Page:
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Intel rushes to 14 nm processors

by on06 December 2012 3010 times
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Intel plans to use 14-nanometer technology in conjunction with the next generation of processors codenamed Broadwell, heirs of the 22-nanometer Haswell which is expected next year. Intel's chief for technology development, Justin Rattner, said that the development of new production technology is progressing according to the plan and that Intel is expected to use this within one to two years. He emphasized that Intel's aggressive development of new production technologies will allow an extension of Moore’s law for the next 10 years. Moore's Law says that the number of transistors and the density of transistors on chips doubles every two years.

At the end of the next year, Intel should begin producing 14 nanometer processors and SoC's, while increasing their investment in the D1X Fab in Oregon, Fab 42 in Arizona and Fab 24 in the Ireland. In 2015 the move to 10-nanometer processors is expected, and after this will follow 7 and 5 nm processors. Intel is also working on the development of 450 millimeter (18 inch) wafers, which has been  confirmed by an investment in the Dutch company ASML dealing with EUV lithography. It is expected that Intel will introduce larger wafer production sometime in 2017.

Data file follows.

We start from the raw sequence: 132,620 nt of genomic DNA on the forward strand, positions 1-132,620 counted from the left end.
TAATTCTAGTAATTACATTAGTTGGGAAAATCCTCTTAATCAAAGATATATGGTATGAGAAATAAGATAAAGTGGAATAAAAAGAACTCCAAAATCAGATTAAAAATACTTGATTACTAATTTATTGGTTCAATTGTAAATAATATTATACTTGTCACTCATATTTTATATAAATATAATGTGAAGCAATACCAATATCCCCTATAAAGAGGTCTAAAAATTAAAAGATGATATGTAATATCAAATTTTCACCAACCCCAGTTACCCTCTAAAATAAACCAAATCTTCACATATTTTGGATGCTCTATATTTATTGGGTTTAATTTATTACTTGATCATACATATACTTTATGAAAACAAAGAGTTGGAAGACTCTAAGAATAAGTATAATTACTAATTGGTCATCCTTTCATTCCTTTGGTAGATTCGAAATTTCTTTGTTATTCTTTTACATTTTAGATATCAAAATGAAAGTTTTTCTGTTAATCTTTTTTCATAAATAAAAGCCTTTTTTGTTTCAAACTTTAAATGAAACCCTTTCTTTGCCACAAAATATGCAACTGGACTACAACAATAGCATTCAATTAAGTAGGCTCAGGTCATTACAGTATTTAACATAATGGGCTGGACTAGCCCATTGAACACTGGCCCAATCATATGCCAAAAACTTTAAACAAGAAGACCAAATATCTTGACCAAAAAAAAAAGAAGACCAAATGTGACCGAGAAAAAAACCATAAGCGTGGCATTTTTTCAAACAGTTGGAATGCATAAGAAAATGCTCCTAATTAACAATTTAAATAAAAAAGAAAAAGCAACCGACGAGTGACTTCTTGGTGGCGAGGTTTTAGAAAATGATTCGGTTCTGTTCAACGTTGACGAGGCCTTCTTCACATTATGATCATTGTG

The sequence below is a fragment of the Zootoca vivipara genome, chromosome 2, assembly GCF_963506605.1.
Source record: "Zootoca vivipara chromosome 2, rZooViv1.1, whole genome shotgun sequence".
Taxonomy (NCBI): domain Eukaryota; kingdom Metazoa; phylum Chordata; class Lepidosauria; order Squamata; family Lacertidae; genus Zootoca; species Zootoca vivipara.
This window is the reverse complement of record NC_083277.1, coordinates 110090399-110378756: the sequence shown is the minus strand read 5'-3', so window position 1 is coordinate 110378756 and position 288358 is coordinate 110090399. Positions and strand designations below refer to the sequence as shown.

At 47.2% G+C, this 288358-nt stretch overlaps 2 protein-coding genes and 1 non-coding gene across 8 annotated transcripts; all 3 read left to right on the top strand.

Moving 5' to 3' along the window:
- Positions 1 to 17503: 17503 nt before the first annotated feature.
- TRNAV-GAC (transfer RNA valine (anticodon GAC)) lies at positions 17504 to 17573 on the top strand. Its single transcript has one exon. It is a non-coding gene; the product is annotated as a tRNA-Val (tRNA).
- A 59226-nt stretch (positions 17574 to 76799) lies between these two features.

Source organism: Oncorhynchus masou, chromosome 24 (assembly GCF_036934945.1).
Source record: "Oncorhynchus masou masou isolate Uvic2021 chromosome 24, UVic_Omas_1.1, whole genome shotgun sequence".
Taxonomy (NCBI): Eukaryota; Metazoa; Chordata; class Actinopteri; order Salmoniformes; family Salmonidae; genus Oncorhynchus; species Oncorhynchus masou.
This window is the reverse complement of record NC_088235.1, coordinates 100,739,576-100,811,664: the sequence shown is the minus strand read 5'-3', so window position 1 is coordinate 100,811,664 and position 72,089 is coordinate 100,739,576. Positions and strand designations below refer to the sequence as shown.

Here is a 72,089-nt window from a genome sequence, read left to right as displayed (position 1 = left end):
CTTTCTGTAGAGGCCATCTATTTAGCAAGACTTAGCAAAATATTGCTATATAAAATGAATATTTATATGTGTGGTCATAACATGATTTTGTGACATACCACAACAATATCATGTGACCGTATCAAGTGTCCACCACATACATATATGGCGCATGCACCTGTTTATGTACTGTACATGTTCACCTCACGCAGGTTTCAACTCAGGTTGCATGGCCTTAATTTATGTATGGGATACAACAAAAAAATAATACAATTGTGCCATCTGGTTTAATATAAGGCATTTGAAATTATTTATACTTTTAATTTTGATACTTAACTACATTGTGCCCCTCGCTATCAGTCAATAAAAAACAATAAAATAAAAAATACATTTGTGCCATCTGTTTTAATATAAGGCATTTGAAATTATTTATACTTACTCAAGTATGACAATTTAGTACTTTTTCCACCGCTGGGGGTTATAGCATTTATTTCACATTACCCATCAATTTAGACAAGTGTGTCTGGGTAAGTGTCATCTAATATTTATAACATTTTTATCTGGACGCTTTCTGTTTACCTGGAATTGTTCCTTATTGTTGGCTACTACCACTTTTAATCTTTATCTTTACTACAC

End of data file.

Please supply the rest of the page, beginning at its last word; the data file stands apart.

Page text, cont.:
As for the progress of Intel's competitors, Samsung plans to begin a 20 nanometer production next year, and to simultaneously develop a 14 nanometer process. TSMC’s 20 nanometer production should start in the second half of next year, so newer technologies can’t be expected in the near future. GlobalFoundries plans to launch a pilot project later next year based on the production of 14 nanometer processors, with mass production scheduled for 2014. After all this we can surely say that Intel still has no real competition when it comes to silicon technology. Will it provide them leverage over ARM chips in the coming years remains to be seen.

[Ed – Intel’s move to smaller processes beyond 14nm will require new materials and new manufacturing techniques as the smaller the transistors the higher the current leakage potential. The good news here is that we know Intel has invested heavily in the development of materials like Graphene, Carbon Nanotube and more. With their investments into new materials and their large number of Fabs we expect them to maintain their Tick-Tock schedule for a long time…]

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Last modified on 06 December 2012
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